You know sugar isn’t good for you, but it can be hard to break the habit. If you’re having trouble cutting back on the sweet stuff, this might provide a little extra motivation: New research found that people who reduced their sugar intake had better markers of health in just two weeks.
For the scientific review, which was published in The Journal of the American Osteopathic Association, scientists analyzed previous research on sugar intake, weight, and health, and found a link between eating a lot of sugar (especially fructose) and an increased risk of weight gain. They also discovered that having overweight patients lower their intake of fructose — high-fructose corn syrup in particular— helped lower a person’s risk of developing obesity, fatty liver disease, and type 2 diabetes.
Fructose accelerates the conversion of sugar to fat, the researchers pointed out, and that can lead to these health complications. As a result, they recommend that doctors talk to overweight patients about cutting back on their sugar intake, rather than just focusing on the number on the scale.
The review particularly zeroed in on high fructose corn syrup because it converts to fat up to 18.9 times faster than glucose. High fructose corn syrup — which is found in 75 percent of packaged foods and drinks — flips on the metabolic pathways that converts it to fat, where it’s stored in the body, causing weight gain, the researchers said. It also tricks the brain into thinking that the body is starving and makes people less inclined to exercise.
On the positive side, people in the review who cut out high fructose corn syrup became healthier without dieting or counting calories.
When people eat too much sugar, it causes a spike in insulin levels, Gina Keatley, a certified dietitian nutritionist practicing in New York City, tells Yahoo Beauty. “Insulin helps the body to process and store energy for current and future use,” she explains. “But after decades of these spikes, cells all over the body become nonreactive to the insulin, which can cause high blood sugar, kidney failure, and diabetes.”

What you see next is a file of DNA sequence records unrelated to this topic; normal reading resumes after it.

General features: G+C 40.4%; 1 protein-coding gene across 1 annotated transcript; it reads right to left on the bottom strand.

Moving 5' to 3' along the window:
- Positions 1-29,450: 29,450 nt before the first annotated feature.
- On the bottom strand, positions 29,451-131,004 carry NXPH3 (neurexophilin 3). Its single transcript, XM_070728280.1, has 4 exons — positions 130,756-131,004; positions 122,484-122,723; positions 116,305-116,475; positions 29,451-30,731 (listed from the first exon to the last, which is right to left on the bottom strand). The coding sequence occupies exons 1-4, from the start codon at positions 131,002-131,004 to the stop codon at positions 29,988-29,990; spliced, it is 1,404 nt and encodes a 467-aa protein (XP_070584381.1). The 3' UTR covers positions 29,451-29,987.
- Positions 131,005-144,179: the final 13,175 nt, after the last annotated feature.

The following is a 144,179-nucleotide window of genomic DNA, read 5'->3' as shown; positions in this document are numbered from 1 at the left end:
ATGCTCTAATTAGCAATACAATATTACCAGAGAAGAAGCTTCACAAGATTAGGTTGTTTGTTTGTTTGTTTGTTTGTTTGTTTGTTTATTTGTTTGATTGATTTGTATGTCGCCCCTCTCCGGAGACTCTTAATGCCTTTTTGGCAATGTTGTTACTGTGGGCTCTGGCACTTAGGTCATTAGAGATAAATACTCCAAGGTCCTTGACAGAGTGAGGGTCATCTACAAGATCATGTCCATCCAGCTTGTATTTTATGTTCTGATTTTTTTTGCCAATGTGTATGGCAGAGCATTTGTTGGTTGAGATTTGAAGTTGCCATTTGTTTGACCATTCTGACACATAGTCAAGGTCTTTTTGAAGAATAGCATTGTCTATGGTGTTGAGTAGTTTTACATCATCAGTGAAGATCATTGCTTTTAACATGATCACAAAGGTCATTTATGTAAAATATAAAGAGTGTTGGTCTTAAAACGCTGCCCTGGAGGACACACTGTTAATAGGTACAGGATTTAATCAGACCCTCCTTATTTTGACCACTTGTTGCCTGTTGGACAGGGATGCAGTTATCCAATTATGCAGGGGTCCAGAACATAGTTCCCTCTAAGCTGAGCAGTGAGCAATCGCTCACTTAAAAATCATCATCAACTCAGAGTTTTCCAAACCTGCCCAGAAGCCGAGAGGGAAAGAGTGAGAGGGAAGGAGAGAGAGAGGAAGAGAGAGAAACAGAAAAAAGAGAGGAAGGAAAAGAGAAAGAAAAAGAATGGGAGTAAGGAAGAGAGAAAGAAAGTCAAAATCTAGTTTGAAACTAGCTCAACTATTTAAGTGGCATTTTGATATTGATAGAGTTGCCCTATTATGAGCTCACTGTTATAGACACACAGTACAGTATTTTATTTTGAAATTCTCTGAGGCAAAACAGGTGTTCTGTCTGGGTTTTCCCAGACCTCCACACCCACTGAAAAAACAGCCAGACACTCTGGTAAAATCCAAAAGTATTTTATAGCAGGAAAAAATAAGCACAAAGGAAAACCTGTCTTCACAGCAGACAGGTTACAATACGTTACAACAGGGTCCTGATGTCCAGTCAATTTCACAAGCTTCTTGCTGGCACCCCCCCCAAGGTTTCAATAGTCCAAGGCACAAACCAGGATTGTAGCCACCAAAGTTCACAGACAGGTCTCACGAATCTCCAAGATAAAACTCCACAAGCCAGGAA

A high sugar intake also promotes chronic inflammation inside the body, which is linked to many diseases, including heart disease and cancer, Beth Warren — a registered dietitian, founder of Beth Warren Nutrition, and author of Living a Real Life With Real Food — tells Yahoo Beauty. It can even impact your central nervous system — specifically your brain’s ability to control your appetite — Deena Adimoolam, M.D., assistant professor of medicine, endocrinology, diabetes, and bone disease at the Icahn School of Medicine at Mount Sinai, tells Yahoo Beauty.
Unfortunately, you probably already eat too much sugar. Julie Upton, registered dietitian and co-founder of the nutrition website Appetite for Health, tells Yahoo Beauty that most Americans eat two to three times as much added sugar than the American Heart Association recommends, which is no more than six teaspoons a day for women and nine teaspoons a day for men.
While high fructose corn syrup in particular was flagged, Keatley says your body can’t really tell the difference between fructose, table sugar, and even honey. “If you’re looking to cut back, it can be from all sources,” she says.
If you know you eat too much sugar, there are a few things you can do to scale back. Adimoolam recommends avoiding processed foods whenever possible (they tend to be sugar traps) and choosing foods with natural forms of sugar, such as fruit, whenever you can.
Mashed bananas, dates, prunes, or applesauce can also be used as sweeteners in baked goods, Upton says. It also might help to slowly cut back on the amount of sugar you add to things like coffee to give your taste buds time to catch up, Warren suggests. Keatley agrees. “Slow and steady looks to be best for people,” she says.
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